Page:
Special Guests are listed under "TRACKS / PERFORMERS"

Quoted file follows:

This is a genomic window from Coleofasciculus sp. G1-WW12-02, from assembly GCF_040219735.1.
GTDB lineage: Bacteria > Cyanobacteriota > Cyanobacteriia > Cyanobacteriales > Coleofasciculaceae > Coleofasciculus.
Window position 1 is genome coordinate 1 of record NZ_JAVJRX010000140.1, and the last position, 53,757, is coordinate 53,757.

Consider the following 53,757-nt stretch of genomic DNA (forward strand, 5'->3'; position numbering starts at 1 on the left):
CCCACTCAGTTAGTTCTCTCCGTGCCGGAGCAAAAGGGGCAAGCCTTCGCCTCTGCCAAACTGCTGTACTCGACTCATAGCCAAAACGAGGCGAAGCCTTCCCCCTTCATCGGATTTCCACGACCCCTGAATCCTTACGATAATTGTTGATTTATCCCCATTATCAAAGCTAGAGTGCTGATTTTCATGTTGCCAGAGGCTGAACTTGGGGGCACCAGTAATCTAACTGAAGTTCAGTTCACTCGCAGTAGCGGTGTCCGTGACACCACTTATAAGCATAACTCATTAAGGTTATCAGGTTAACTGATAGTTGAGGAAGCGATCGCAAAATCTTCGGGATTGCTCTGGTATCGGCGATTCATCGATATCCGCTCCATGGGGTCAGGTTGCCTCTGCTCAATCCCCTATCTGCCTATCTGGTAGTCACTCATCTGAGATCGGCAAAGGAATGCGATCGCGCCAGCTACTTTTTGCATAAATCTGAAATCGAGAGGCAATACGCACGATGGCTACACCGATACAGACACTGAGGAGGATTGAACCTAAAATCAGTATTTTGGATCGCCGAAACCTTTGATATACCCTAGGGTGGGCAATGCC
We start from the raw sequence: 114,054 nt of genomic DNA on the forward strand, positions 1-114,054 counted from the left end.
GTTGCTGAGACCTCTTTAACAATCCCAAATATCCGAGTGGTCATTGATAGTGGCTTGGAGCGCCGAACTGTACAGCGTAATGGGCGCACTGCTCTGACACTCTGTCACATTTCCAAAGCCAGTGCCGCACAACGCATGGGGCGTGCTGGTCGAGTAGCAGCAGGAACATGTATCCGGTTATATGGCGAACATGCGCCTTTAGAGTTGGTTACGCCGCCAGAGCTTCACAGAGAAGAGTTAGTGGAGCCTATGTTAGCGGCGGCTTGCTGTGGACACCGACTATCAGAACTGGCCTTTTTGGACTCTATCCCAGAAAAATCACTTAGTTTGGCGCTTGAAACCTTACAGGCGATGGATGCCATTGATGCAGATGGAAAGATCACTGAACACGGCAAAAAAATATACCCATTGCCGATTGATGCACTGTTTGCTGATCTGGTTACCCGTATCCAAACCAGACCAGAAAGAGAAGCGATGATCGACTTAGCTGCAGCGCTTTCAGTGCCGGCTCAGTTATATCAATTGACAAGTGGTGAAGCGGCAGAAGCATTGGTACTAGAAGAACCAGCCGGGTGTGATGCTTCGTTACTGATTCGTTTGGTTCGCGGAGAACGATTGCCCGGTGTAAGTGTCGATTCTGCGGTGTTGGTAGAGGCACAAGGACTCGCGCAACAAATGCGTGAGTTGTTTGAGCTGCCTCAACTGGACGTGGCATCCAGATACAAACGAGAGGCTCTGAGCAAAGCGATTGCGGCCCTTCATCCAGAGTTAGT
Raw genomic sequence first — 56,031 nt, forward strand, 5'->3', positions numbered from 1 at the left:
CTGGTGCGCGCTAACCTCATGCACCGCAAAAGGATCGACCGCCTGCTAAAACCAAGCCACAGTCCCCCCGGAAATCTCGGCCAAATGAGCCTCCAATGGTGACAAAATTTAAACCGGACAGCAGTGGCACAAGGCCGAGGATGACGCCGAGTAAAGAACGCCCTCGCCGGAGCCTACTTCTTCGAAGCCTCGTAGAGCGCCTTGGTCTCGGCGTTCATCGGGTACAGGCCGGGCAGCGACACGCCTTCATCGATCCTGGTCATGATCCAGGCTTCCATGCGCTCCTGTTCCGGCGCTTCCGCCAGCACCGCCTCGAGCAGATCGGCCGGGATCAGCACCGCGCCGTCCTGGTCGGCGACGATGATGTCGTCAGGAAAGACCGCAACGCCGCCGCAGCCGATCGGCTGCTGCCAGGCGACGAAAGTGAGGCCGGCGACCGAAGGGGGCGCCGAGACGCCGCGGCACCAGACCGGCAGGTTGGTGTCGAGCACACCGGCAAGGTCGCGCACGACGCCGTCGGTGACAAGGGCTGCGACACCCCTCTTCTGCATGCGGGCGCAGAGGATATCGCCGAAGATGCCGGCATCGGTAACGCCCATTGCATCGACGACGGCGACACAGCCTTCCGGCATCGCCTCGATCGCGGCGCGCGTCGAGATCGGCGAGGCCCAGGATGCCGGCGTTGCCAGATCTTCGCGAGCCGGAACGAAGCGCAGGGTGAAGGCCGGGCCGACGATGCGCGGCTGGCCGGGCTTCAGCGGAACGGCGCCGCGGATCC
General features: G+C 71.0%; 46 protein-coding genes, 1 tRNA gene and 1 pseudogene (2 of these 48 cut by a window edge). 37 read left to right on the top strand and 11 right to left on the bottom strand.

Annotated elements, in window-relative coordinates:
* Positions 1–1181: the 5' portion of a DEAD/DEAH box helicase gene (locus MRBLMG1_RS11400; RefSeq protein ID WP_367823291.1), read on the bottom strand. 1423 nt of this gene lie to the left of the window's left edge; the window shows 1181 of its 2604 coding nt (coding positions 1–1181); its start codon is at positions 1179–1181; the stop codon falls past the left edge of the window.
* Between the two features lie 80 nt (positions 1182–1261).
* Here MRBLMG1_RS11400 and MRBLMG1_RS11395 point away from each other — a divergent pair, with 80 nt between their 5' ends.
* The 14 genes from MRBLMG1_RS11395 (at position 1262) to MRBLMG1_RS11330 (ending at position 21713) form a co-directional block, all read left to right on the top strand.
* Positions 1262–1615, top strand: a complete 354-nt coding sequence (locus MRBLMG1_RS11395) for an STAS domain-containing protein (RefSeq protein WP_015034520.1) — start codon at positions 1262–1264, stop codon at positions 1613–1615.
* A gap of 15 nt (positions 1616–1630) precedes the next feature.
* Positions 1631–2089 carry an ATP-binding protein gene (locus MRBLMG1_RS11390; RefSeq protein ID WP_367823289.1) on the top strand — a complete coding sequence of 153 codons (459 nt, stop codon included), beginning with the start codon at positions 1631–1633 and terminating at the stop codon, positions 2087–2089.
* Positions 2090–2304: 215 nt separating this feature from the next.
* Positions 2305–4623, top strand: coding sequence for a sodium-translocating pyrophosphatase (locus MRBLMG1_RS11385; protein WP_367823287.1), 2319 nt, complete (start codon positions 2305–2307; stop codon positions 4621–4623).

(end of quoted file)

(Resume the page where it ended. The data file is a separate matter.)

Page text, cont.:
Willie Dixon's life and work was virtually an embodiment of the progress of the blues, from an accidental creation of the descendants of freed slaves to a recognized and vital part of America's musical heritage. That Dixon was one of the first professional blues songwriters to benefit in a serious, material way — and that he had to fight to do it — from his work also made him an important symbol of the injustice that still informs the music industry, even at the end of the 20th century. A producer, songwriter, bassist, and singer, he helped Muddy Waters, Howlin' Wolf, Little Walter, and others find their most commercially successful voices. By the time he was a teenager, Dixon was writing songs and selling copies to the local bands. He also studied music with a local carpenter, Theo Phelps, who taught him about harmony singing. With his bass voice, Dixon later joined a group organized by Phelps, the Union Jubilee Singers, who appeared on local radio. Dixon eventually made his way to Chicago, where he won the Illinois State Golden Gloves Heavyweight Championship. He might have been a successful boxer, but he turned to music instead, thanks to Leonard "Baby Doo" Caston, a guitarist who had seen Dixon at the gym where he worked out and occasionally sang with him. The two formed a duo playing on street corners, and later Dixon took up the bass as an instrument. They later formed a group, the Five Breezes, who recorded for the Bluebird label. The group's success was halted, however, when Dixon refused induction into the armed forces as a conscientious objector. Dixon was eventually freed after a year, and formed another group, the Four Jumps of Jive. In 1945, however, Dixon was back working with Caston in a group called the Big Three Trio, with guitarist Bernardo Dennis (later replaced by Ollie Crawford). During this period, Dixon would occasionally appear as a bassist at late-night jam sessions featuring members of the growing blues community, including Muddy Waters. Later on when the Chess brothers — who owned a club where Dixon occasionally played — began a new record label, Aristocrat (later Chess), they hired him, initially as a bassist on a 1948 session for Robert Nighthawk. The Chess brothers liked Dixon's playing, and his skills as a songwriter and arranger, and during the next two years he was working regularly for the Chess brothers. He got to record some of his own material, but generally Dixon was seldom featured as an artist at any of these sessions. Dixon's real recognition as a songwriter began with Muddy Waters' recording of "Hoochie Coochie Man." The success of that single, "Evil" by Howlin' Wolf, and "My Babe" by Little Walter saw Dixon established as Chess' most reliable tunesmith, and the Chess brothers continually pushed Dixon's songs on their artists. In addition to writing songs, Dixon continued as bassist and recording manager of many of the Chess label's recording sessions, including those by Lowell Fulson, Bo Diddley, and Otis Rush. Dixon's remuneration for all of this work, including the songwriting, was minimal — he was barely able to support his rapidly growing family on the 100 dollars a week that the Chess brothers were giving him, and a short stint with the rival Cobra label at the end of the '50s didn't help him much. During the mid-'60s, Chess gradually phased out Dixon's bass work, in favor of electric bass, thus reducing his presence at many of the sessions. At the same time, a European concert promoter named Horst Lippmann had begun a series of shows called the American Folk-Blues Festival, for which he would bring some of the top blues players in America over to tour the continent. Dixon ended up organizing the musical side of these shows for the first decade or more, recording on his own as well and earning a good deal more money than he was seeing from his work for Chess. At the same time, he began to see a growing interest in his songwriting from the British rock bands that he saw while in London — his music was getting covered regularly by artists like the Rolling Stones and the Yardbirds, and when he visited England, he even found himself cajoled into presenting his newest songs to their managements. Back at Chess, Howlin' Wolf and Muddy Waters continued to perform Dixon's songs, as did newer artists such as Koko Taylor, who had her own hit with "Wang Dang Doodle." Gradually, however, after the mid-'60s, Dixon saw his relationship with Chess Records come to a halt. Partly this was a result of time — the passing of artists such as Little Walter and Sonny Boy Williamson reduced the label's roster of older performers, with whom he had worked for years, and the company's experiments with more rock-oriented sounds (especially on the "Cadet Concept" imprint) took it's output in a direction to which Dixon couldn't contribute. And the death of Leonard Chess in the fall of 1969 and the subsequent sale of the company brought about the end of Dixon's relationship to the company. By the end of the 1960s, Dixon was eager to try his hand as a performer again, a career that had been interrupted when he'd gone to work for Chess as a producer. He recorded an album of his best-known songs, I Am the Blues, for Columbia Records, and organized a touring band, the Chicago Blues All Stars, to play concerts in Europe. Suddenly, in his fifties, he began making a major name for himself on-stage for the first time in his career. Around this time, Dixon began to have grave doubts about the nature of the songwriting contract that he had with Chess' publishing arm, Arc Music. He was seeing precious little money from songwriting, despite the recording of hit versions of such Dixon songs as "Spoonful" by Cream. He had never seen as much money as he was entitled to as a songwriter, but during the 1970s he began to understand just how much money he'd been deprived of, by design or just plain negligence on the part of the publisher doing its job on his behalf. Arc Music had sued Led Zeppelin for copyright infringement over "Bring It on Home" on Led Zeppelin II, saying that it was Dixon's song, and won a settlement that Dixon never saw any part of until his manager did an audit of Arc's accounts. Dixon and Muddy Waters would later file suit against Arc Music to recover royalties and the ownership of their copyrights. Additionally, many years later Dixon brought suit against Led Zeppelin for copyright infringement over "Whole Lotta Love" and its resemblance to Dixon's "You Need Love." Both cases resulted in out-of-court settlements that were generous to the songwriter. The 1980s saw Dixon as the last survivor of the Chess blues stable and he began working with various organizations to help secure song copyrights on behalf of blues songwriters who, like himself, had been deprived of revenue during previous decades. In 1988, Dixon became the first producer/songwriter to be honored with a boxed set collection, when MCA Records released Willie Dixon: The Chess Box, which included several rare Dixon sides as well as the most famous recordings of his songs by Chess' stars. The following year, Dixon published I Am the Blues (Da Capo Press), his autobiography, written in association with Don Snowden. Dixon continued performing, and was also called in as a producer on movie soundtracks such as Gingerale Afternoon and La Bamba, producing the work of his old stablemate Bo Diddley. By that time, Dixon was regarded as something of an elder statesman, composer, and spokesperson of American blues. Dixon eventually began suffering from increasingly poor health, and lost a leg to diabetes. He died peacefully in his sleep early in 1992. © Bruce Eder, allmusic.com